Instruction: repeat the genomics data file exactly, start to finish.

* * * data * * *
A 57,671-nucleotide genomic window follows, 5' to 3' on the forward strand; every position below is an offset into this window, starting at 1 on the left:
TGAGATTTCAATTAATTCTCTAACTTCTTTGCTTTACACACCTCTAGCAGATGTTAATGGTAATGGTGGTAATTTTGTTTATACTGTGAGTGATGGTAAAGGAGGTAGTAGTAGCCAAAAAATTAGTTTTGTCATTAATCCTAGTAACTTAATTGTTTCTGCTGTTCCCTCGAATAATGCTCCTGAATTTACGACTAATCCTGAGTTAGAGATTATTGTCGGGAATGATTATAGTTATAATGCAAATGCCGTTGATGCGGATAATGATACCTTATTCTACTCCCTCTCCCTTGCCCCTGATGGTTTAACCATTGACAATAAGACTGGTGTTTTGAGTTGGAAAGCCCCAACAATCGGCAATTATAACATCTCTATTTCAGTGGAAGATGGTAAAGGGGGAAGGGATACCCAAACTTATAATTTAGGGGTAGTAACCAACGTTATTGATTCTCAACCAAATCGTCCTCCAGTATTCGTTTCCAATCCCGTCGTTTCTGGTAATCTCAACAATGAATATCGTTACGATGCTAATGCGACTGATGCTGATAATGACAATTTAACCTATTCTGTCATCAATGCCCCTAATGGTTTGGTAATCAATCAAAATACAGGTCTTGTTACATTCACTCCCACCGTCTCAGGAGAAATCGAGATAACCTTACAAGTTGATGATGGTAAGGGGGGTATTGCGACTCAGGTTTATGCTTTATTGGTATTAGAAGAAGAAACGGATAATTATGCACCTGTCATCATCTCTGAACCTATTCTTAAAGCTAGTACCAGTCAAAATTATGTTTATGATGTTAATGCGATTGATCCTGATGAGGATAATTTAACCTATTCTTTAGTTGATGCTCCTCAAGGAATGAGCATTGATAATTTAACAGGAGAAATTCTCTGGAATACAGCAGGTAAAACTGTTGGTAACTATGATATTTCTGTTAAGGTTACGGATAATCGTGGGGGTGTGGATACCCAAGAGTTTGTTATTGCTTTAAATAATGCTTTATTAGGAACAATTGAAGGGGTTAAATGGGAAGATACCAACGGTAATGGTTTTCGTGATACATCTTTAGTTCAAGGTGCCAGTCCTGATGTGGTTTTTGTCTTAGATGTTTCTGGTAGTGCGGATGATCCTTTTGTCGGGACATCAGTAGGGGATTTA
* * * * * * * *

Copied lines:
A 57,671-nucleotide genomic window follows, 5' to 3' on the forward strand; every position below is an offset into this window, starting at 1 on the left:
TGAGATTTCAATTAATTCTCTAACTTCTTTGCTTTACACACCTCTAGCAGATGTTAATGGTAATGGTGGTAATTTTGTTTATACTGTGAGTGATGGTAAAGGAGGTAGTAGTAGCCAAAAAATTAGTTTTGTCATTAATCCTAGTAACTTAATTGTTTCTGCTGTTCCCTCGAATAATGCTCCTGAATTTACGACTAATCCTGAGTTAGAGATTATTGTCGGGAATGATTATAGTTATAATGCAAATGCCGTTGATGCGGATAATGATACCTTATTCTACTCCCTCTCCCTTGCCCCTGATGGTTTAACCATTGACAATAAGACTGGTGTTTTGAGTTGGAAAGCCCCAACAATCGGCAATTATAACATCTCTATTTCAGTGGAAGATGGTAAAGGGGGAAGGGATACCCAAACTTATAATTTAGGGGTAGTAACCAACGTTATTGATTCTCAACCAAATCGTCCTCCAGTATTCGTTTCCAATCCCGTCGTTTCTGGTAATCTCAACAATGAATATCGTTACGATGCTAATGCGACTGATGCTGATAATGACAATTTAACCTATTCTGTCATCAATGCCCCTAATGGTTTGGTAATCAATCAAAATACAGGTCTTGTTACATTCACTCCCACCGTCTCAGGAGAAATCGAGATAACCTTACAAGTTGATGATGGTAAGGGGGGTATTGCGACTCAGGTTTATGCTTTATTGGTATTAGAAGAAGAAACGGATAATTATGCACCTGTCATCATCTCTGAACCTATTCTTAAAGCTAGTACCAGTCAAAATTATGTTTATGATGTTAATGCGATTGATCCTGATGAGGATAATTTAACCTATTCTTTAGTTGATGCTCCTCAAGGAATGAGCATTGATAATTTAACAGGAGAAATTCTCTGGAATACAGCAGGTAAAACTGTTGGTAACTATGATATTTCTGTTAAGGTTACGGATAATCGTGGGGGTGTGGATACCCAAGAGTTTGTTATTGCTTTAAATAATGCTTTATTAGGAACAATTGAAGGGGTTAAATGGGAAGATACCAACGGTAATGGTTTTCGTGATACATCTTTAGTTCAAGGTGCCAGTCCTGATGTGGTTTTTGTCTTAGATGTTTCTGGTAGTGCGGATGATCCTTTTGTCGGGACATCAGTAGGGGATTTA